NEPHI, Utah (CBS Local) — A Utah teenager who says vaping landed her in a medically-induced coma is sharing her story as reports of breathing illnesses linked to e-cigarettes or other vaping products rise across the nation.
Maddie Nelson of Nephi was an otherwise healthy 18-year old who said she vaped every day for three years, posting pictures and videos on social media.READ MORE: ‘Pray Day on the Highway’ Draws Clergy, Community to Silence Road Violence
“I thought vaping was fine,” Nelson told KSTU. “I did all the tricks, all the time.”
Nelson said she became mysteriously ill in late July and had to go to a hospital in Payson.
“My temperature was so high, my brain just completely shut off,” she recalled. “I thought I was in the Payson hospital for one night, and I was actually there for four days.”
Nelson was transferred to Timpanogos Regional Hospital in Orem, where she said she was put into a medically-induced coma for three days in the intensive care unit. She said doctors there figured out what was wrong.
A Utah teen is sharing her story after she said vaping sent her to the ICU in a medically-induced coma. https://t.co/k5krmAmRqz
— WREG News Channel 3 (@3onyourside) August 29, 2019READ MORE: Governor Whitmer Announces Loosening COVID-19 Restrictions On Restaurants and Gatherings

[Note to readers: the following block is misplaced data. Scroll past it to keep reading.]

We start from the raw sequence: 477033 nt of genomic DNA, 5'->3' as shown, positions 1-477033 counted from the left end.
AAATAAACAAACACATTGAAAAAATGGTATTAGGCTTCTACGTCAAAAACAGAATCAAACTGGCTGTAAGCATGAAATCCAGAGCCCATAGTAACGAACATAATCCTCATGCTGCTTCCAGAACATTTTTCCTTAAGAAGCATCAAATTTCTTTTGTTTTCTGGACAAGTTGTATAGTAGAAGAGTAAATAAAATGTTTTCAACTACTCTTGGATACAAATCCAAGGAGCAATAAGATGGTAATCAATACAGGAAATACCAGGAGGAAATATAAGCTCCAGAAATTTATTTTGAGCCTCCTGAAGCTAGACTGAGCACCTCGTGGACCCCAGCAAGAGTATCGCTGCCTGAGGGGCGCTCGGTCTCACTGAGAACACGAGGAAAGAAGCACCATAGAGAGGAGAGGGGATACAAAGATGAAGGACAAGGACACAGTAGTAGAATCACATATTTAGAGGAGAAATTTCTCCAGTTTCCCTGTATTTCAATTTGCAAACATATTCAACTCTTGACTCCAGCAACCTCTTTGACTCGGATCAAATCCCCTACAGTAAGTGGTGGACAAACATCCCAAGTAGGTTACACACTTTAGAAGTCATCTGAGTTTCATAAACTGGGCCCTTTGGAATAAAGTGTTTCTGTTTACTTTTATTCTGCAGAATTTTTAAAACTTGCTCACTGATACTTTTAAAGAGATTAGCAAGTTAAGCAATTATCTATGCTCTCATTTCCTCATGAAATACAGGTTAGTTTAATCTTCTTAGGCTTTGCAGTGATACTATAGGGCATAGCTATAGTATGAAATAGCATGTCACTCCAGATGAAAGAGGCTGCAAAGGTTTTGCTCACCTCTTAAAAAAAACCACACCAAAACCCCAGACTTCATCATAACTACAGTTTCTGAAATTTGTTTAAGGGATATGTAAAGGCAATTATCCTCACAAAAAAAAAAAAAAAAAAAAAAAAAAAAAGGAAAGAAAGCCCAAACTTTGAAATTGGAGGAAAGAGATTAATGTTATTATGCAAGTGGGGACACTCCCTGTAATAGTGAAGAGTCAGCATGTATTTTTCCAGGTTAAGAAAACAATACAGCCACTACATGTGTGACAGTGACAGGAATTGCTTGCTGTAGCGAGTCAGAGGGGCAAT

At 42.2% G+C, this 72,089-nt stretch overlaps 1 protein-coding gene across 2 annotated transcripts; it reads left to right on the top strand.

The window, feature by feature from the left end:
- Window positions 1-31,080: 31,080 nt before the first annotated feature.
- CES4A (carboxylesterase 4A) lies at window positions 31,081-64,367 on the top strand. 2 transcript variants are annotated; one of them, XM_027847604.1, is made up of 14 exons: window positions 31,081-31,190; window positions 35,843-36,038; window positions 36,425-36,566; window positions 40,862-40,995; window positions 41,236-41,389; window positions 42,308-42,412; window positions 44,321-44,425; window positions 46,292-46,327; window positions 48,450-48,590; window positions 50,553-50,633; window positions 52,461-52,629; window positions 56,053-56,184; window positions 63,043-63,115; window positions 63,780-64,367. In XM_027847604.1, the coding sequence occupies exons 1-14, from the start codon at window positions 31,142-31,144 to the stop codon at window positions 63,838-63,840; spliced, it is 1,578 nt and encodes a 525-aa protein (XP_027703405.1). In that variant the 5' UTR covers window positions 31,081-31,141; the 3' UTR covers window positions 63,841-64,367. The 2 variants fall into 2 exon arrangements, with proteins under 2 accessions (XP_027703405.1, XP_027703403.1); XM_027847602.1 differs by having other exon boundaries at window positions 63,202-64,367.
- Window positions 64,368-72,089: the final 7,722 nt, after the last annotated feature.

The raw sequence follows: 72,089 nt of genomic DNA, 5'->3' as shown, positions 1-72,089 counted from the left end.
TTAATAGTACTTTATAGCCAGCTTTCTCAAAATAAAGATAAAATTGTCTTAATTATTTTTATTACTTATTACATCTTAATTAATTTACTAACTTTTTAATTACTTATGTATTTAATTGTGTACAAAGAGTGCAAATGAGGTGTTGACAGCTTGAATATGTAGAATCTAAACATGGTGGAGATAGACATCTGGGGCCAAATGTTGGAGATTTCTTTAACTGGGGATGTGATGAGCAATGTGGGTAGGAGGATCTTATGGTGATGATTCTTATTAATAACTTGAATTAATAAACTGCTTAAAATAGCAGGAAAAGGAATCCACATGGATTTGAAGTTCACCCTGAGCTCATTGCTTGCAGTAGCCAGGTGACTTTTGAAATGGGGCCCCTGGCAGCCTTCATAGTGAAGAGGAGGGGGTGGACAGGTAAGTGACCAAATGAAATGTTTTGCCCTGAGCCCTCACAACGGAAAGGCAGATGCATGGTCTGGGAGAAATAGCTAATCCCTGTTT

“I had fat particles growing inside my lungs that were related to the glycerin in vape juice,” Nelson explained. “So then my lungs were full of fluid. They said that my chest X-rays was one of the worst they’ve ever seen.”
Doctors told Nelson she had developed eosinophilic pneumonia.
“When you inhale the moisture, it’s just creating the perfect environment for bacteria to grow inside your lungs and for infection to start,” she said.
At one point, Nelson said her family thought she had passed away and “when I found that out, it just made me so sad.”
Nelson said she’s doing much better but still needs to use oxygen at night.MORE NEWS: Michigan Reports 1,067 New COVID-19 Cases, 24 Deaths Tuesday
“It’s very scary, because the doctors don’t know the long term effects of this,” she said. “So they don’t know what the healing process is even supposed to be like.”